One day Sylvestre was summoned before the officer of his company; and they told him he was among those ordered out to China—in the squadron for Formosa. He had been pretty well expecting it for some time, as he had heard those who read the papers say that out there the war seemed never-ending.
And because of the urgency of the departure, he was informed at the same time that he would not be able to have the customary leave for his home farewells; in five days’ time he would have to pack up and be off.
Then a bitter pain came over him; though charmed at the idea of far-off travels amid the unknown and of the war. There also was agony at the thought of leaving all he knew and loved, with the vague apprehension that he might never more return.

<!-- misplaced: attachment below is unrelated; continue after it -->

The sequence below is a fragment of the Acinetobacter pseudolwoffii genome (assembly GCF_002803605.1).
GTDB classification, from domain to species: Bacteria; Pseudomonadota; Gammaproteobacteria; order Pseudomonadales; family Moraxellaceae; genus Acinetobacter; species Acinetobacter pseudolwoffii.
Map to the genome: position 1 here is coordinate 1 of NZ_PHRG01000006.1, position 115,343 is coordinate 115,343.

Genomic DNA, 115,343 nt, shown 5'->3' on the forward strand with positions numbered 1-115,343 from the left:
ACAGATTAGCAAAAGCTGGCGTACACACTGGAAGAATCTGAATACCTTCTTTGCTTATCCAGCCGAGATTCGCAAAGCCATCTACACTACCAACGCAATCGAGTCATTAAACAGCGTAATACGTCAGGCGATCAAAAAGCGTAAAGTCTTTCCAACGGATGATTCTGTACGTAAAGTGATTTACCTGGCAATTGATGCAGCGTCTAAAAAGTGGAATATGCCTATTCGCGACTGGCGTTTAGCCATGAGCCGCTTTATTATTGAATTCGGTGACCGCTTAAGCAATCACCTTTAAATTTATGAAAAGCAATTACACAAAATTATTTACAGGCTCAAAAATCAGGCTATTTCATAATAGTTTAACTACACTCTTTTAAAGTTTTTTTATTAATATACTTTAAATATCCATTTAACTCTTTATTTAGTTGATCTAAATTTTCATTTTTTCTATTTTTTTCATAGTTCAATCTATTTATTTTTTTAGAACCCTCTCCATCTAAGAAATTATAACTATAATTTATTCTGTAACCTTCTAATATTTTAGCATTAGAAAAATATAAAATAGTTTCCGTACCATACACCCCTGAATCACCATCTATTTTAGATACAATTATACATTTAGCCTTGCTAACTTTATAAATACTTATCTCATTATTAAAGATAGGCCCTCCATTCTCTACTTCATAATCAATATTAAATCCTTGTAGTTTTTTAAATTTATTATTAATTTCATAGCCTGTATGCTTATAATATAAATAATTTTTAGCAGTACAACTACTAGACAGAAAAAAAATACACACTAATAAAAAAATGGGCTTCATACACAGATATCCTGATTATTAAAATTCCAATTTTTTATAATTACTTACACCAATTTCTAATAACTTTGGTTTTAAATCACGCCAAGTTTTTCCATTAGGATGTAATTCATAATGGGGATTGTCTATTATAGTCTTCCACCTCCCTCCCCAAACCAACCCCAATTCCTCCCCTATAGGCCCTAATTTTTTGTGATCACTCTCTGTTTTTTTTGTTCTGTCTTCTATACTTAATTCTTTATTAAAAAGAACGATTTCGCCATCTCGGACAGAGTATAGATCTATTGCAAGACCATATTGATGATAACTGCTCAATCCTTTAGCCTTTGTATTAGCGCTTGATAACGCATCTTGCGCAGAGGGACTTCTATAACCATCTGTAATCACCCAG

A thousand noises rang in his head. Around was the bustle of the barrack-rooms, where hundreds of others were called up, like himself, chosen for the Chinese squadron. And rapidly he wrote to his old grandmother, with a stump of pencil, crouching on the floor, alone in his own feverish dream, though in the thick of the continual hurry and hubbub amidst all the young sailors hurried away like himself.